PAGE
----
The Studeblogger

Sunday, November 15, 2009

Adventures in shock-land.

Tomorrow Barney goes to the brake shop for new binders and an alignment, so I wanted to do a job I'd put off for over a year - changing out the rear shock absorbers. I wanted this done before the alignment, since the angle of the front wheels will change along with the angle of the rear end.

The reason I'd put it off so long is that, to be perfectly blunt, changing the rears is a royal bitch. The upper shock mounts are located in a frame cross-member that lies in the highest part of the floor pan, the kickup over the rear axle.



I took the photo above laying underneath the rear axle, looking up at the left upper shock  mount. There wasn't really enough clearance to get a good angle for the photo - so you can imagine the working space! The through-bolt's head goes in from the front of the car; the self-locking nut is in behind the flange on the rear, in a tiny recessed space between the cross-member flange and the trunk floor - just enough space for a box-end wrench, but not for a socket+ratchet combo. With the exhaust pipe in the exact center of the working area, getting your arms in there to hold the nut and turn the bolt is kind of like driving a '75 Buick through a slalom course after a night of heavy drinking,

 

Caution: to do this at home, you need to jack up the rear wheels for clearance. This means that the parking brake is rendered useless. Be safe - use wheel chocks before and after both front wheels, and jack stands under the rear axle under the springs. I also leave the floor jack under the pumpkin as well for good measure - better safe than sorry. Don't take short cuts with your life!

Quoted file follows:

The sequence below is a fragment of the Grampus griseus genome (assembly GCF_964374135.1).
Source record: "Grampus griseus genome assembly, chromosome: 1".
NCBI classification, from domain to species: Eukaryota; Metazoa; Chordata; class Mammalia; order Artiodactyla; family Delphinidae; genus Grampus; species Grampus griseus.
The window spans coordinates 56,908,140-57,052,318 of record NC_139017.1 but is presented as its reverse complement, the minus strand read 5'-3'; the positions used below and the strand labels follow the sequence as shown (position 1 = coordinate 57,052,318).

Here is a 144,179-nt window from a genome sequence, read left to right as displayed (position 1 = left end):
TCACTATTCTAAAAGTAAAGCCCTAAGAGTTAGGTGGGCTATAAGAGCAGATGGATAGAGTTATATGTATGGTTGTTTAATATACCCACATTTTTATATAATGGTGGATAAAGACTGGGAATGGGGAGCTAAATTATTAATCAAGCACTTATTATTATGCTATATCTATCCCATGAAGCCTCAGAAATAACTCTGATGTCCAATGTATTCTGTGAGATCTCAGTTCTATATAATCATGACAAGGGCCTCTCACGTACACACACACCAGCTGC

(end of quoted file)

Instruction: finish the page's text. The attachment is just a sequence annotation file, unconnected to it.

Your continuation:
It took me about an hour and a half of sweating, spitting and being drowned in a shower of rust flakes from the exhaust pipes to get the left shock off. In the process, I managed to run over my own shoulder with my creeper and raise a bruise the size of Catalina Island (ouch).

The old shocks were still operable, but obviously tired. The replacements were the same exact Gabriels that came off the car!



The new shock went in without much effort, since I now knew where everything was. I chased the threads on the mounting bolt just to clean them up, then proceeded to install the shock. The only hang-up was with my torque wrench: the bolt had to be torqued to 45 foot-pounds, and my 3/8" wrench with the 12" handle doesn't go that high. So I had to use the 1/2" drive, with the two-foot handle... which meant that I had just enough angle to turn the bolt one click with each swing. Getting it to torque was an interminable process, but I did it.

The right shock went much more smoothly, taking only a half-hour to R&R (albeit with another gallon of rust-flakes dislodged).

Once the shocks are in and the nut on the bottom stud is tightened up, be sure to add the locking nut. These are not included in the shock absorber hardware package, and the Shop Manual decrees the use of PAL nuts. Luckily I had some left from the front shock installation, which I'd gotten online from Aircraft Spruce.


Just snug the flat side up against the stud nut and they're locked in place, yet still easy to remove! Pretty smooth.

After all was said and done, it wasn't that bad, but would certainly be a lot better using a hoist :)  And, even with the tired old leaf springs in the back end, the car sits about 2" higher!



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